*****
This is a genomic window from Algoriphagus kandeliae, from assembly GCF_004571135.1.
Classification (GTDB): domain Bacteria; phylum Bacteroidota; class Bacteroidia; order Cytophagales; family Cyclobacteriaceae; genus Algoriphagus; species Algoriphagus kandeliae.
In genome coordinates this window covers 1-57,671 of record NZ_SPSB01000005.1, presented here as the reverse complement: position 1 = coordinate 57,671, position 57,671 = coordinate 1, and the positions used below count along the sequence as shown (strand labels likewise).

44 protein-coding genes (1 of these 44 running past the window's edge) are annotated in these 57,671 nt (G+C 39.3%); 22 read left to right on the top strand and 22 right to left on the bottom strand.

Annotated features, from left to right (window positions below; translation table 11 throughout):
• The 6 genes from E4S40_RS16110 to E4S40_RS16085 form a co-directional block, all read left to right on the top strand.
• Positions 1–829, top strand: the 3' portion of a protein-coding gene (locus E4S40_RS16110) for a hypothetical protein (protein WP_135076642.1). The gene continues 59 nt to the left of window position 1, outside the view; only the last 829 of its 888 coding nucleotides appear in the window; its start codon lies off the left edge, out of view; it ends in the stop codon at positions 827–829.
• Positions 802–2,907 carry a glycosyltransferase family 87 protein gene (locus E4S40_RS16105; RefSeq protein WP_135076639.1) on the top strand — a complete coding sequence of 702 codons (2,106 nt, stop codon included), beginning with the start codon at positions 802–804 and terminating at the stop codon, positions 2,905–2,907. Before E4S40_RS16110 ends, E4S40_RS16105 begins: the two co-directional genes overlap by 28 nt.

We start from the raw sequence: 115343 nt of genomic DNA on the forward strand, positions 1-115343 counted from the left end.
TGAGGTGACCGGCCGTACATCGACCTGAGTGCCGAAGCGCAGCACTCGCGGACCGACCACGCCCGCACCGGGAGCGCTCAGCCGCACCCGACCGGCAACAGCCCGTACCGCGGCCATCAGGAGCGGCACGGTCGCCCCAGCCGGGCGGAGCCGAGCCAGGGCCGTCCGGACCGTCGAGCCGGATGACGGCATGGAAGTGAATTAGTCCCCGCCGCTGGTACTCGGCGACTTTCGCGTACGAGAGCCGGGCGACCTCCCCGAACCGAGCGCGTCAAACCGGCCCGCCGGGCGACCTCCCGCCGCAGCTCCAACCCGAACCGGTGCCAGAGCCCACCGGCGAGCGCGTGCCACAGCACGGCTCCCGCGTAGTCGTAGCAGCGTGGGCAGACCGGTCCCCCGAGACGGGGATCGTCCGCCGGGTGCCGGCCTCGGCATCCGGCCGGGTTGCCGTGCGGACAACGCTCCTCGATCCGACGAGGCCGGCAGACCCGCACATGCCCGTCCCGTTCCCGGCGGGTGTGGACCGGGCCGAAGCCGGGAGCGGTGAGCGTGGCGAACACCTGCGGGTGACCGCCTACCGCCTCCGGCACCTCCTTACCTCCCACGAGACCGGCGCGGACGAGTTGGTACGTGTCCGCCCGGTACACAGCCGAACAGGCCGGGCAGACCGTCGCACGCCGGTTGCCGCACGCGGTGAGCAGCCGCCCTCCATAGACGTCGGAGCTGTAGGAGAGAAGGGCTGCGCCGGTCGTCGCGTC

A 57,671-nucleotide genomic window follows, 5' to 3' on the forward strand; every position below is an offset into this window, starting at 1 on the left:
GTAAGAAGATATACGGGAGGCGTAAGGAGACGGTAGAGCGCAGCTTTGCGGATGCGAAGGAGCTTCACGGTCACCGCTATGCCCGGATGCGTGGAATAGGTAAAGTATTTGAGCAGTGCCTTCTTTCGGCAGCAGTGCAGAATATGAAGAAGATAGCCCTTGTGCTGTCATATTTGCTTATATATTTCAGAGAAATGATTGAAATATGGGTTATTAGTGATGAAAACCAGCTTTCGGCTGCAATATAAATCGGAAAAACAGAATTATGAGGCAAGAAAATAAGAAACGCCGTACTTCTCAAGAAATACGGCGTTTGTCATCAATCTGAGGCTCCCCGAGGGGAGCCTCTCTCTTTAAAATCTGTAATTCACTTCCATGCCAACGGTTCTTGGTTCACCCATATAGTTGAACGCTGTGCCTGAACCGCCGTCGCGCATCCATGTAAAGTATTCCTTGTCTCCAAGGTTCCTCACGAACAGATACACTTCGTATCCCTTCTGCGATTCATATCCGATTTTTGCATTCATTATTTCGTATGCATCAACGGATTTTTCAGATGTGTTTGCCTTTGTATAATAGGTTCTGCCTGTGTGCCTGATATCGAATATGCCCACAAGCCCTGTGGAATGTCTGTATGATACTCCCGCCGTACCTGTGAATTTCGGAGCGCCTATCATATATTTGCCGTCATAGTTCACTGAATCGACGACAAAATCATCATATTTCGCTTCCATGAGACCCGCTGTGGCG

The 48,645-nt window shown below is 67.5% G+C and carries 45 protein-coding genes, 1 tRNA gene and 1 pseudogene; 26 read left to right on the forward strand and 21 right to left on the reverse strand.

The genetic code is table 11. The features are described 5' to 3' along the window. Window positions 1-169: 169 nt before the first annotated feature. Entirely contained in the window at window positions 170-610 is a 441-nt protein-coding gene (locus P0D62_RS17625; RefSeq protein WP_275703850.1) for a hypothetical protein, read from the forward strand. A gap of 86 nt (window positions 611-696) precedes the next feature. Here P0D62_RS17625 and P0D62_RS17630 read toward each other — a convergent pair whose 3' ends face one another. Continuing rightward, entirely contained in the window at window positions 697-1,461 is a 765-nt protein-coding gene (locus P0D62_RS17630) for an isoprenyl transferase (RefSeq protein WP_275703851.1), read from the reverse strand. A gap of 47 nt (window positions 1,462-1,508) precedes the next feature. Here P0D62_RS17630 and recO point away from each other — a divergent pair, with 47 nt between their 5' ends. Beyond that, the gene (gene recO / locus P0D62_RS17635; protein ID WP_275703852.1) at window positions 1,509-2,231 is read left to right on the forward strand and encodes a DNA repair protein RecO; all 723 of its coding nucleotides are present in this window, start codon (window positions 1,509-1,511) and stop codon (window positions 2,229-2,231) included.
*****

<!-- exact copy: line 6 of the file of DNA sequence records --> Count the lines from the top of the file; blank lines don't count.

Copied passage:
• The 6 genes from E4S40_RS16110 to E4S40_RS16085 form a co-directional block, all read left to right on the top strand.